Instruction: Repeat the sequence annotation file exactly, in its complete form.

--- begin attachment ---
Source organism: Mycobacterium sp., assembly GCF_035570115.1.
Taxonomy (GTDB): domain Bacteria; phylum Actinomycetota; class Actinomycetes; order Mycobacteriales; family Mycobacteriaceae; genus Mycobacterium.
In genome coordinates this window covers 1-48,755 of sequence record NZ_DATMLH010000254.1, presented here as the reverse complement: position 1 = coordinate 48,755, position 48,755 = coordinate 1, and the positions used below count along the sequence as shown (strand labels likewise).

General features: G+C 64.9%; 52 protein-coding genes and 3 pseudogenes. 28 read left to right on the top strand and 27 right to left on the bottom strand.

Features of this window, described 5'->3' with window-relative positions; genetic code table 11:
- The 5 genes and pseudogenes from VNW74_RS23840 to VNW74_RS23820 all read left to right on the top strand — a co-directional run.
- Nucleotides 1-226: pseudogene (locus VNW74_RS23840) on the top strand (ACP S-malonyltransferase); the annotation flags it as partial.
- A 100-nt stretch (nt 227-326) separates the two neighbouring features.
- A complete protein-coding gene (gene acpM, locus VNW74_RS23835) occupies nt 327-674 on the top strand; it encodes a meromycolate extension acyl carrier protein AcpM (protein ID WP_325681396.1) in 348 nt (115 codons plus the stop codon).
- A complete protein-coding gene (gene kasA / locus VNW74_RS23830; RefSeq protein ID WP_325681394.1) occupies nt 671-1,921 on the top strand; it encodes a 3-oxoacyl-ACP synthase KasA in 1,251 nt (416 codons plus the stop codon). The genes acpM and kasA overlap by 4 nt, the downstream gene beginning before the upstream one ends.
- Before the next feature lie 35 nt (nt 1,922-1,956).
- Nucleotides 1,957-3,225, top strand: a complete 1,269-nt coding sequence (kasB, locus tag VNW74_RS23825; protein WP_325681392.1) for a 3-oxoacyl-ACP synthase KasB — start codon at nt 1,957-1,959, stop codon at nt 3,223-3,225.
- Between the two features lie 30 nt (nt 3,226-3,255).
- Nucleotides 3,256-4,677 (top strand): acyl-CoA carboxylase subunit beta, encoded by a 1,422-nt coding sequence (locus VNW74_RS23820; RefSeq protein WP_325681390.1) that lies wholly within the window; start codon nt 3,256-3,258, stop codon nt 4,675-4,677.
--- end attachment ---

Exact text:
Source organism: Mycobacterium sp., assembly GCF_035570115.1.
Taxonomy (GTDB): domain Bacteria; phylum Actinomycetota; class Actinomycetes; order Mycobacteriales; family Mycobacteriaceae; genus Mycobacterium.
In genome coordinates this window covers 1-48,755 of sequence record NZ_DATMLH010000254.1, presented here as the reverse complement: position 1 = coordinate 48,755, position 48,755 = coordinate 1, and the positions used below count along the sequence as shown (strand labels likewise).

General features: G+C 64.9%; 52 protein-coding genes and 3 pseudogenes. 28 read left to right on the top strand and 27 right to left on the bottom strand.

Features of this window, described 5'->3' with window-relative positions; genetic code table 11:
- The 5 genes and pseudogenes from VNW74_RS23840 to VNW74_RS23820 all read left to right on the top strand — a co-directional run.
- Nucleotides 1-226: pseudogene (locus VNW74_RS23840) on the top strand (ACP S-malonyltransferase); the annotation flags it as partial.
- A 100-nt stretch (nt 227-326) separates the two neighbouring features.
- A complete protein-coding gene (gene acpM, locus VNW74_RS23835) occupies nt 327-674 on the top strand; it encodes a meromycolate extension acyl carrier protein AcpM (protein ID WP_325681396.1) in 348 nt (115 codons plus the stop codon).
- A complete protein-coding gene (gene kasA / locus VNW74_RS23830; RefSeq protein ID WP_325681394.1) occupies nt 671-1,921 on the top strand; it encodes a 3-oxoacyl-ACP synthase KasA in 1,251 nt (416 codons plus the stop codon). The genes acpM and kasA overlap by 4 nt, the downstream gene beginning before the upstream one ends.
- Before the next feature lie 35 nt (nt 1,922-1,956).
- Nucleotides 1,957-3,225, top strand: a complete 1,269-nt coding sequence (kasB, locus tag VNW74_RS23825; protein WP_325681392.1) for a 3-oxoacyl-ACP synthase KasB — start codon at nt 1,957-1,959, stop codon at nt 3,223-3,225.
- Between the two features lie 30 nt (nt 3,226-3,255).
- Nucleotides 3,256-4,677 (top strand): acyl-CoA carboxylase subunit beta, encoded by a 1,422-nt coding sequence (locus VNW74_RS23820; RefSeq protein WP_325681390.1) that lies wholly within the window; start codon nt 3,256-3,258, stop codon nt 4,675-4,677.